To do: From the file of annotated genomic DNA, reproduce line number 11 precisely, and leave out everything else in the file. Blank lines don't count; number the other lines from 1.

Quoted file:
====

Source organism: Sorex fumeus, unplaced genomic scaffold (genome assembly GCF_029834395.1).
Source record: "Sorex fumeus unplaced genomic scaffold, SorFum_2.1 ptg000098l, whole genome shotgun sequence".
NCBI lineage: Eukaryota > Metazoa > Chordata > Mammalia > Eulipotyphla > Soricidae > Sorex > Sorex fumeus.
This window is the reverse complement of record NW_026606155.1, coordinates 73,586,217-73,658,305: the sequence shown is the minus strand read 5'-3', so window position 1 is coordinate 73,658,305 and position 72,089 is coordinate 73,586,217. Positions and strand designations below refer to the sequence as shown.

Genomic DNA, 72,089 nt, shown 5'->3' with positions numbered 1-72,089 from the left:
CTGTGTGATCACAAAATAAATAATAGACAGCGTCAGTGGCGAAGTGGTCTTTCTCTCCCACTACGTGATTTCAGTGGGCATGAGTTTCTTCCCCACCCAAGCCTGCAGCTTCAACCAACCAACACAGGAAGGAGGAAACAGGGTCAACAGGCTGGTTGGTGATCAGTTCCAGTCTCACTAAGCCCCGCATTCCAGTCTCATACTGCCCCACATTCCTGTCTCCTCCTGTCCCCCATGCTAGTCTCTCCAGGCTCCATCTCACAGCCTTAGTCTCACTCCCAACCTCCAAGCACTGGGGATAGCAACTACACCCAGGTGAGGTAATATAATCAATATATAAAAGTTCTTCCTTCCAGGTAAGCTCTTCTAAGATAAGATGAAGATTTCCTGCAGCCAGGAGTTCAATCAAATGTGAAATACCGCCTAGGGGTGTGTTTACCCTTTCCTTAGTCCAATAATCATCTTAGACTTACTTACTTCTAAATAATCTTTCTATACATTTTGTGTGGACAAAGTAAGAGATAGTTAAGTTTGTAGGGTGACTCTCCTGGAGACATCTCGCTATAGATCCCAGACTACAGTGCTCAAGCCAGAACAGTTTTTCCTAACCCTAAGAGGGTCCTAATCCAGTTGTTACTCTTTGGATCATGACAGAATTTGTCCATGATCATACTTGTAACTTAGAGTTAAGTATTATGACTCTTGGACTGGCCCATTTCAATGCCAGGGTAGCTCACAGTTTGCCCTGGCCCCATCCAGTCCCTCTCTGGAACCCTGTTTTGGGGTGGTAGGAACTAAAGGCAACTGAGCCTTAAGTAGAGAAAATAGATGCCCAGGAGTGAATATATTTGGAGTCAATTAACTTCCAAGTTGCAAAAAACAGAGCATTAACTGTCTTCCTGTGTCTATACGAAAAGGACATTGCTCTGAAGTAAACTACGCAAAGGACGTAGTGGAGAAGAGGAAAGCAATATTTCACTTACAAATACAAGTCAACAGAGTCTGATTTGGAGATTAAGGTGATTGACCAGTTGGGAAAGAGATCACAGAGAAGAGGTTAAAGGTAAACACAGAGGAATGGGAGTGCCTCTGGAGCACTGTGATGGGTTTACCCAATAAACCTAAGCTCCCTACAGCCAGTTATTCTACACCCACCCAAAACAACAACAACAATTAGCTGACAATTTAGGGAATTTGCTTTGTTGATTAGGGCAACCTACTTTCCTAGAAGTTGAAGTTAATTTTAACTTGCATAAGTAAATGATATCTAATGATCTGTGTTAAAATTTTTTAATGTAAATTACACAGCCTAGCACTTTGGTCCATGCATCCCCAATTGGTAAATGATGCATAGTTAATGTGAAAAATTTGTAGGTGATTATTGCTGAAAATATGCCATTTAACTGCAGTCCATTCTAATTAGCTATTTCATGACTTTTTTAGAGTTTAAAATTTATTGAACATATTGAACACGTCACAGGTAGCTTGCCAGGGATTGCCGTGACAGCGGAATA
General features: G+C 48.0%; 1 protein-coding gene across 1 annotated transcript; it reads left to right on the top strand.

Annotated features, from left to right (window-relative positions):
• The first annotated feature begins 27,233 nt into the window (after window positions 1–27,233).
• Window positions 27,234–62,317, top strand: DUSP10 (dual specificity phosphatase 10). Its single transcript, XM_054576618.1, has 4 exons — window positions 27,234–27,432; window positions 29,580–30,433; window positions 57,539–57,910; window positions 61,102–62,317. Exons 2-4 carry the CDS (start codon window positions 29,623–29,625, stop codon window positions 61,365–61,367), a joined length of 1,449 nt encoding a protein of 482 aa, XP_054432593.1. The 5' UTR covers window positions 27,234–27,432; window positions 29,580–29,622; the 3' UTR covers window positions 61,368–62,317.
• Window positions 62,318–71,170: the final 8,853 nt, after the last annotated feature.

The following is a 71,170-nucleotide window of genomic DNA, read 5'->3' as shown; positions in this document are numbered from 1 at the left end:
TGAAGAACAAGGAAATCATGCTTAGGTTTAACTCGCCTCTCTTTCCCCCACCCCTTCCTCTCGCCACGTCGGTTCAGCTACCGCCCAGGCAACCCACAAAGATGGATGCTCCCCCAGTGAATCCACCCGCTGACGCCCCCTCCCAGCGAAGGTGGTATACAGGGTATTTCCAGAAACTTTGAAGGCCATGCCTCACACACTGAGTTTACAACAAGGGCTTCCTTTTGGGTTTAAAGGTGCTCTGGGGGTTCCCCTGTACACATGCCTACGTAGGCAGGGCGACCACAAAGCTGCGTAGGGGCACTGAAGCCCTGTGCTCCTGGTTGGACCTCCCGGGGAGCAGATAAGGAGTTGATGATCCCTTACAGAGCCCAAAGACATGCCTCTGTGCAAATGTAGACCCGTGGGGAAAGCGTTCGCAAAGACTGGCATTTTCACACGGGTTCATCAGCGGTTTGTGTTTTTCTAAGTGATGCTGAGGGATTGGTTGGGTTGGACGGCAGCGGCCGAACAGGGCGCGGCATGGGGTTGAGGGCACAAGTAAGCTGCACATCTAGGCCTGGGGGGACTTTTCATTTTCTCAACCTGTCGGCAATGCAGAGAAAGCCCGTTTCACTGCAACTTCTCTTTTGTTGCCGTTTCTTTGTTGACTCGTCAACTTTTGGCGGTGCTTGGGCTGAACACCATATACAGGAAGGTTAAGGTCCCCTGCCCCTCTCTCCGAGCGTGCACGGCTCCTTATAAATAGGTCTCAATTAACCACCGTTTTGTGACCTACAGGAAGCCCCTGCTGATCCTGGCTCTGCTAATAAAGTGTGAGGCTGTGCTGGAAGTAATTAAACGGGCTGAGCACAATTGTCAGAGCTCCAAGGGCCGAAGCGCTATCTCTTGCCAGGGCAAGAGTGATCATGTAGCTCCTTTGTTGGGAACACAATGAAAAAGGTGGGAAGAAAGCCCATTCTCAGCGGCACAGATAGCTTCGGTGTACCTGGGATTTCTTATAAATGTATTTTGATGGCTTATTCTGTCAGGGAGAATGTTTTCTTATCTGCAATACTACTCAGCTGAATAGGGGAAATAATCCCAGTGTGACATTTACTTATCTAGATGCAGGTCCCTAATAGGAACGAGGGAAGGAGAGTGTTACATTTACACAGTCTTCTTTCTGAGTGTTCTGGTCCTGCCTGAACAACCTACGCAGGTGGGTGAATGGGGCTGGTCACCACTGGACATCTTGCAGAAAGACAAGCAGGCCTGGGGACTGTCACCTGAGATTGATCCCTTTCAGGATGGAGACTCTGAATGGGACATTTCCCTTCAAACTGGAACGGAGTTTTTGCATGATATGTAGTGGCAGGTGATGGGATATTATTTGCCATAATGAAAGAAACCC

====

• Window positions 62,318–71,170: the final 8,853 nt, after the last annotated feature.